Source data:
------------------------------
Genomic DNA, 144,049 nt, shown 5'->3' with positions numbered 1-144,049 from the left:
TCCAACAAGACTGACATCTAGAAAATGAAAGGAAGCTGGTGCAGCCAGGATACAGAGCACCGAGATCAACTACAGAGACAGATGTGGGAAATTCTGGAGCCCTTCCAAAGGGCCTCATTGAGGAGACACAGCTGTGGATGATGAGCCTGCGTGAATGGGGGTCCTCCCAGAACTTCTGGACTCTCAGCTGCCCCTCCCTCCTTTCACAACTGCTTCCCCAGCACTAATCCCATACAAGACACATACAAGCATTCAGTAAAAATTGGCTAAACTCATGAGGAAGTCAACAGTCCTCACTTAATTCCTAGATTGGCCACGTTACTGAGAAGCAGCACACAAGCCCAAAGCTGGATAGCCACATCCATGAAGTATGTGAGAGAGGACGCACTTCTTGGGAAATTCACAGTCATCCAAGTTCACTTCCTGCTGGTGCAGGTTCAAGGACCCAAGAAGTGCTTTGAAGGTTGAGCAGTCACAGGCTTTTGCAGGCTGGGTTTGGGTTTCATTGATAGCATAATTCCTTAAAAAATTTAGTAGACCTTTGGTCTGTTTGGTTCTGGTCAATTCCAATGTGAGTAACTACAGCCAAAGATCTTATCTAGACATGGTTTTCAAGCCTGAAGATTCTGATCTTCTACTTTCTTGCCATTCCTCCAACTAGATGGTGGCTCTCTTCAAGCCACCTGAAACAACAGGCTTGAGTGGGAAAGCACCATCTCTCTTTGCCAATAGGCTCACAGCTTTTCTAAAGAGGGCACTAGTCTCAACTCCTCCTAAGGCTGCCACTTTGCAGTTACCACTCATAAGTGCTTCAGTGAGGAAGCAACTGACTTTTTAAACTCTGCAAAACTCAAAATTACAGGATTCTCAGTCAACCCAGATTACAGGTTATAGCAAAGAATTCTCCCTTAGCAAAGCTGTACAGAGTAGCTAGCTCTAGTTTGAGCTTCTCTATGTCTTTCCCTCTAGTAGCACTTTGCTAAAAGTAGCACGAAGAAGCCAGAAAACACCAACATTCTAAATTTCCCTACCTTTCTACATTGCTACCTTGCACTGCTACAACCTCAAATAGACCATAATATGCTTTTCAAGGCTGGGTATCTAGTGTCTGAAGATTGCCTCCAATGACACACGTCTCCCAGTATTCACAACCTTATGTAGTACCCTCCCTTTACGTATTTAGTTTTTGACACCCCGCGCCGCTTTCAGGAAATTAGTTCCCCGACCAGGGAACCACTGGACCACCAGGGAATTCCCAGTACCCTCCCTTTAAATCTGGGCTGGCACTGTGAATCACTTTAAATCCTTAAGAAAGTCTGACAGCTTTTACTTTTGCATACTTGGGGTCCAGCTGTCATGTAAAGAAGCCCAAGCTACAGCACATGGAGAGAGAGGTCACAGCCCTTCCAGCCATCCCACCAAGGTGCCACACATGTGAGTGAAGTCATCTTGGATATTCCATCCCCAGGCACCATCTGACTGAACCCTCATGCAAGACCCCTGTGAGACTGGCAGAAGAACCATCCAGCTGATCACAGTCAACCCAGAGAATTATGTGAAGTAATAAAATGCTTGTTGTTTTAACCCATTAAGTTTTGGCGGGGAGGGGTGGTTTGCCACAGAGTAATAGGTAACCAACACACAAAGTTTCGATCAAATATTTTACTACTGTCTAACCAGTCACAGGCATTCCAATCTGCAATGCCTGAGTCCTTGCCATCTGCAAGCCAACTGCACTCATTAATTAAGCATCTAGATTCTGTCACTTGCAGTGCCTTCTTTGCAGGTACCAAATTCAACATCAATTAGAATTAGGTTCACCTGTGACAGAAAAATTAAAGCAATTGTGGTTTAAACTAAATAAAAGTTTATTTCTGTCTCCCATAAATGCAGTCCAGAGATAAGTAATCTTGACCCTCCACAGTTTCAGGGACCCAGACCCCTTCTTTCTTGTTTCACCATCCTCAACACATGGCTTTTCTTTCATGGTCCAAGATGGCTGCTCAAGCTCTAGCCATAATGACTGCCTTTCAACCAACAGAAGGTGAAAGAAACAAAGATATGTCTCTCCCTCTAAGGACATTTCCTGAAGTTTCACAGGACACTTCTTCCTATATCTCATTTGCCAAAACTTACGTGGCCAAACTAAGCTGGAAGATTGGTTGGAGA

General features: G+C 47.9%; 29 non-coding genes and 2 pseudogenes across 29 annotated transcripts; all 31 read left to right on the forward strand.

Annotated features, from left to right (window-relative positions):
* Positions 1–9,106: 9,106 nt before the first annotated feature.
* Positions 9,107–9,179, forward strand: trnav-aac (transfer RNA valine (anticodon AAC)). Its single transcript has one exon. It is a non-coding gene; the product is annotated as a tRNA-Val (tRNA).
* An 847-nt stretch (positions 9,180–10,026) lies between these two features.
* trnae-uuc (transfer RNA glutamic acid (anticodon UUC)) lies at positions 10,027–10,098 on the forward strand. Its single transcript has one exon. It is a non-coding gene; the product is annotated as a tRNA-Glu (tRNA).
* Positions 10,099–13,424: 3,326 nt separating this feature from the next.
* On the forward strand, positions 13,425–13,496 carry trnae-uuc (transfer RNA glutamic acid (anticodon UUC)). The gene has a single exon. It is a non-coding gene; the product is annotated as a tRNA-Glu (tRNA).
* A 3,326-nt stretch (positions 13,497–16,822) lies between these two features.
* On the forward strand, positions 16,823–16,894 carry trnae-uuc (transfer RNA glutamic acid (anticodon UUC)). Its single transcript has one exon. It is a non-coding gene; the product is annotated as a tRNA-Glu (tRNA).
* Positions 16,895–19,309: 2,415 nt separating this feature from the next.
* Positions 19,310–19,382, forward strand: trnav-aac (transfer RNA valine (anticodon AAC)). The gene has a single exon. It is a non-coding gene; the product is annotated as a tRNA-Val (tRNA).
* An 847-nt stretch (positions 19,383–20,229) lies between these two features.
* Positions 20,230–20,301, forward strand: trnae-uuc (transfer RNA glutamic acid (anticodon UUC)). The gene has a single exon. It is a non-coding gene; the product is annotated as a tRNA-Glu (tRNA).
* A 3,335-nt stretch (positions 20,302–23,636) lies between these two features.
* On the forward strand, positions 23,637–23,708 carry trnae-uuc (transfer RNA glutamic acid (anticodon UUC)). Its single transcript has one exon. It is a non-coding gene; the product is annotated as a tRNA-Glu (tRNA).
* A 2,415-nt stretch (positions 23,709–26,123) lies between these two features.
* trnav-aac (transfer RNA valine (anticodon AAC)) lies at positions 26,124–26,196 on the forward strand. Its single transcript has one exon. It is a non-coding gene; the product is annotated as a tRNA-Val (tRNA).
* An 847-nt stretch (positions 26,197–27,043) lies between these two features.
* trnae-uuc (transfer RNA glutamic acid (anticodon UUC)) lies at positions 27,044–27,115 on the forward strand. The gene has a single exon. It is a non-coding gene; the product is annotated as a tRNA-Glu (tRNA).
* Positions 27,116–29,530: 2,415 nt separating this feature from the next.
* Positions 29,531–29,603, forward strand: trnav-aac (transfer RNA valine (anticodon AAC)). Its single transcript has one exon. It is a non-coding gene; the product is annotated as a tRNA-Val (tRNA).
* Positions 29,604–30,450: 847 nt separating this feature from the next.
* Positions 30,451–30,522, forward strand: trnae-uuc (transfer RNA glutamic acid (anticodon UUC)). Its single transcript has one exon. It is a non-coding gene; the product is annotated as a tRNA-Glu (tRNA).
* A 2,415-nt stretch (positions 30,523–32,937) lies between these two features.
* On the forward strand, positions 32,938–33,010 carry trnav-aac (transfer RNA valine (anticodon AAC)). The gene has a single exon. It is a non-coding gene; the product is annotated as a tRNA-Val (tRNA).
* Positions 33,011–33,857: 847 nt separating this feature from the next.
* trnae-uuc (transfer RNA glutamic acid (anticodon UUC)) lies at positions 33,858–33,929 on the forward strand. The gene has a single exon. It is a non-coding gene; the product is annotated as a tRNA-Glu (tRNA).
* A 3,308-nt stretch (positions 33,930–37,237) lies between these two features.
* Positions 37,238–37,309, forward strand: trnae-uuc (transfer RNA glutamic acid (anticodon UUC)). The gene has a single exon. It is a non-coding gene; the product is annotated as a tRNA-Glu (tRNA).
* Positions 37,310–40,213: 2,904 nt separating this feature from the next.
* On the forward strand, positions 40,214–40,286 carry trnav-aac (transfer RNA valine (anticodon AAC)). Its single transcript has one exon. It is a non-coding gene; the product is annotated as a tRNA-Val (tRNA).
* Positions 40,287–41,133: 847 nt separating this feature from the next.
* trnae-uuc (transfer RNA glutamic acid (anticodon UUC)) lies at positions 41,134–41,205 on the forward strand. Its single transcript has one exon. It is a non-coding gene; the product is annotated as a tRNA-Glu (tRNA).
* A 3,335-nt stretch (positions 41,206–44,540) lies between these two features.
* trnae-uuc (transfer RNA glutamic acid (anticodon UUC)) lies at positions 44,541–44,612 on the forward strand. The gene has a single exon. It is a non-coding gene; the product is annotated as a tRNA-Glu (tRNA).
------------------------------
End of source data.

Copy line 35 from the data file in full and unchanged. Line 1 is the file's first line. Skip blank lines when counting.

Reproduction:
* Positions 40,287–41,133: 847 nt separating this feature from the next.